The appearance of Jesus had some theological implications. While some Christians thought Jesus should have the beautiful appearance of a young classical hero, and the Gnostics tended to think he could change his appearance at will, for which they cited the Meeting at Emmaus as evidence, others including the Church FathersJustin (d. 165) and Tertullian (d. 220) believed, following Isaiah:53:2, that Christ's appearance was unremarkable: "he had no form nor comeliness, that we should look upon him, nor beauty that we should delight in him." But when the pagan Celsus ridiculed the Christian religion for having an ugly God in about 180, Origen (d. 248) cited Psalm 45:3: "Gird thy sword upon thy thigh, mighty one, with thy beauty and fairness" Later the emphasis of leading Christian thinkers changed; Jerome (d. 420) and Augustine of Hippo (d. 430) argued that Jesus must have been ideally beautiful in face and body. For Augustine he was "beautiful as a child, beautiful on earth, beautiful in heaven."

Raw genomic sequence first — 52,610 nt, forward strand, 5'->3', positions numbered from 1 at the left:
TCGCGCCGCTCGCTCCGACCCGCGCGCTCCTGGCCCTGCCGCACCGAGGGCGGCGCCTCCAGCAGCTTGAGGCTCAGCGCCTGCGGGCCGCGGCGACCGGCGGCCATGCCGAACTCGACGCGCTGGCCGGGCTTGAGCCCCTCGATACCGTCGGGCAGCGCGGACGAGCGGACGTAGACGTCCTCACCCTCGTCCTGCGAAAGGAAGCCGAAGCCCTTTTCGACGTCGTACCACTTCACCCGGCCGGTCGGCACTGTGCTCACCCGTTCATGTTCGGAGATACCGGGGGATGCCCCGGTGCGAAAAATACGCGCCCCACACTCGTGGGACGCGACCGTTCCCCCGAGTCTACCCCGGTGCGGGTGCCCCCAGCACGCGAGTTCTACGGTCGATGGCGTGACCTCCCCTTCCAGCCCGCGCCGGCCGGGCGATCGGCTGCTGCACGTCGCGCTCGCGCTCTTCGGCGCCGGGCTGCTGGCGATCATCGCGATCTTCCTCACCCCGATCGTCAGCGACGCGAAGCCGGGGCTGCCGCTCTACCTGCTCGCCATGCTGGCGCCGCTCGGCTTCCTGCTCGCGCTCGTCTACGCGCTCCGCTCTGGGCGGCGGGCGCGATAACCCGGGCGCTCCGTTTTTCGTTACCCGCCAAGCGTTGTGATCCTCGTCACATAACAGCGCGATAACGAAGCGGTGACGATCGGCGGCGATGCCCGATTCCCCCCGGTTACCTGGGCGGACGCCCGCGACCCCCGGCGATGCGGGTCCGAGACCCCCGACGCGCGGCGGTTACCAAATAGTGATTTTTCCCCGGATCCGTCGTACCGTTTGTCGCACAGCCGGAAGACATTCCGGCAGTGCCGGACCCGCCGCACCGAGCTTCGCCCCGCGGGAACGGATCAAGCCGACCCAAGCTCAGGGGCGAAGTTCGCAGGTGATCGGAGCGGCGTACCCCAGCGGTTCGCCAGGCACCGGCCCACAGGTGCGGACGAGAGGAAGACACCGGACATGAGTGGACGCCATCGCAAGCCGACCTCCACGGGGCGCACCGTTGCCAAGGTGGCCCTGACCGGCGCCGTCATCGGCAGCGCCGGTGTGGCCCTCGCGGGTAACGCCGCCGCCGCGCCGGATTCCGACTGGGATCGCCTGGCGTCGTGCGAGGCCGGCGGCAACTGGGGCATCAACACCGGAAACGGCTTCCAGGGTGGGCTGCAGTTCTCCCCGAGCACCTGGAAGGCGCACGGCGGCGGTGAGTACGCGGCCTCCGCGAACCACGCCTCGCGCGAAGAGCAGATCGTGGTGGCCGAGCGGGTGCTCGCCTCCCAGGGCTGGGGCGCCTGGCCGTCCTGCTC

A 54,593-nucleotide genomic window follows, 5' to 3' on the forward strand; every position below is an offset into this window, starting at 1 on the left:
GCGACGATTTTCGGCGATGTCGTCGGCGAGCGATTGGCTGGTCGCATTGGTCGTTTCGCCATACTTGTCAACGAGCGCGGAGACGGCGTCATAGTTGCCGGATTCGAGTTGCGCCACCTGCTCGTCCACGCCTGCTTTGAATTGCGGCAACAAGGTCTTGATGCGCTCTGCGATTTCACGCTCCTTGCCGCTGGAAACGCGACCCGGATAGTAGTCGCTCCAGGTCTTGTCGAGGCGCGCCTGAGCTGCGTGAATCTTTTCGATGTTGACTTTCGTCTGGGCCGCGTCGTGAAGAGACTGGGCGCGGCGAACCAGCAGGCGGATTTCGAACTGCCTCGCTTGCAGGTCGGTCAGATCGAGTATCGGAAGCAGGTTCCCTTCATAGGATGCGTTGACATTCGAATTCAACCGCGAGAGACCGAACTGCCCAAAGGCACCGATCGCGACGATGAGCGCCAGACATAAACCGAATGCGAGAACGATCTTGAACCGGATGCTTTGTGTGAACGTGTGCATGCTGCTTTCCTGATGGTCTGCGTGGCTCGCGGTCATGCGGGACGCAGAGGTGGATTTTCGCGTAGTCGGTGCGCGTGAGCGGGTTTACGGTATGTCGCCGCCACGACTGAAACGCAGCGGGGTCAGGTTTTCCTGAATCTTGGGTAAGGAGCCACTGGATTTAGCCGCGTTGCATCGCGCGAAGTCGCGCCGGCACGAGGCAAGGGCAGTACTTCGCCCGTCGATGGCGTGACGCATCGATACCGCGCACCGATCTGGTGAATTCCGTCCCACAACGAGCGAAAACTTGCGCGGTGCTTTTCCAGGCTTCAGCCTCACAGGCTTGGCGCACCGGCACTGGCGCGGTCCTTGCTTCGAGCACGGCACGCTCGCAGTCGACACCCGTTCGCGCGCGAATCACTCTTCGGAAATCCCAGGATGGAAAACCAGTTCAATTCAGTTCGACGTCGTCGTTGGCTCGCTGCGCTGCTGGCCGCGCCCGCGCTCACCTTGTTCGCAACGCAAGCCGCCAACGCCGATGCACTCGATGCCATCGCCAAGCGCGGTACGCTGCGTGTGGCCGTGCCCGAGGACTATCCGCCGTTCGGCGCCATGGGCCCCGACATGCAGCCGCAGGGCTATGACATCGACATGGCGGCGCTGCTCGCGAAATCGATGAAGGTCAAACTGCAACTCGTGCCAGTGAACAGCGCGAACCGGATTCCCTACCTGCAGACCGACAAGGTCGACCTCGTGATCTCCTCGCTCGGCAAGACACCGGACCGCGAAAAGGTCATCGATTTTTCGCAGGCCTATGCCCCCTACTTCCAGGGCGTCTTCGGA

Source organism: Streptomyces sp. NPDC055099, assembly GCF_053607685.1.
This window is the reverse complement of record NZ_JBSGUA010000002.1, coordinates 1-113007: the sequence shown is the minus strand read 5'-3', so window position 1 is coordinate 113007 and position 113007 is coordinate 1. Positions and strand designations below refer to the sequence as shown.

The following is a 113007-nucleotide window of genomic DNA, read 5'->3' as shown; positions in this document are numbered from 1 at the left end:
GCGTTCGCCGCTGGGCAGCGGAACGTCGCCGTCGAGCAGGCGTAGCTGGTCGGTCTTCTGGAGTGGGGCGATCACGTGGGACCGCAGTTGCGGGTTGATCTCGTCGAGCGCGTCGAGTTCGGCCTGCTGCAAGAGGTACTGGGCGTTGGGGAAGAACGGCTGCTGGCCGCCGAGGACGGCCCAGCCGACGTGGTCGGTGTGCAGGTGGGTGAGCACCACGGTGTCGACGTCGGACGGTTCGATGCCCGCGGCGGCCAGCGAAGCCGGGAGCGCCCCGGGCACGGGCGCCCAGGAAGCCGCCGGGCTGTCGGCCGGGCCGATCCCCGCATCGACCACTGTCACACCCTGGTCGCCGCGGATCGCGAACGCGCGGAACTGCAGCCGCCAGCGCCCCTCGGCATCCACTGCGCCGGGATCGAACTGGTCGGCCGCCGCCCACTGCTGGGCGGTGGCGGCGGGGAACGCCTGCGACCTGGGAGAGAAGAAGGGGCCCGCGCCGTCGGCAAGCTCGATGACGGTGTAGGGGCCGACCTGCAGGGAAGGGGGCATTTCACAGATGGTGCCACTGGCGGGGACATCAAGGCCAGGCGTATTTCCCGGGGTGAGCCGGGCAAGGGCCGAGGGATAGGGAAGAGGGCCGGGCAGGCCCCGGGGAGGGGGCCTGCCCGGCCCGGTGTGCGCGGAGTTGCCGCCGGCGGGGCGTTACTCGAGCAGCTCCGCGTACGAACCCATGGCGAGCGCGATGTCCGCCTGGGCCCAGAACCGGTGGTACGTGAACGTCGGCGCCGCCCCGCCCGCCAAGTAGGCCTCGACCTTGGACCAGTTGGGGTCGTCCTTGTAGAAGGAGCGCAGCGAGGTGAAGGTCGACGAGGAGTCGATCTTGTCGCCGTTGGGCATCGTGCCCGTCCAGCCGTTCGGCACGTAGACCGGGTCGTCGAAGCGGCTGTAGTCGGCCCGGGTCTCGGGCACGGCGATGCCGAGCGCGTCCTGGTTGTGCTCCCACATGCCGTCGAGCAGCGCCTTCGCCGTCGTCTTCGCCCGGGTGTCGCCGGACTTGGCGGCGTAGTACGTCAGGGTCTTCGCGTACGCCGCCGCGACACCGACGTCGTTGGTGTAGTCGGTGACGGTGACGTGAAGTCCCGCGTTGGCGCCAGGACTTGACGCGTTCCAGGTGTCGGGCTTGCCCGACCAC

From the 3rd century onwards, the first narrative scenes from the Life of Christ to be clearly seen are the Baptism of Christ, painted in a catacomb in about 200, and the miracle of the Raising of Lazarus, both of which can be clearly identified by the inclusion of the dove of the Holy Spirit in Baptisms, and the vertical, shroud-wrapped body of Lazarus. Other scenes remain ambiguous—an agape feast may be intended as a Last Supper, but before the development of a recognised physical appearance for Christ, and attributes such as the halo, it is impossible to tell, as tituli or captions are rarely used. There are some surviving scenes from Christ's Works of about 235 from the Dura Europos church on the Persian frontier of the Empire. During the 4th century a much greater number of scenes came to be depicted, usually showing Christ as youthful, beardless and with short hair that does not reach his shoulders, although there is considerable variation.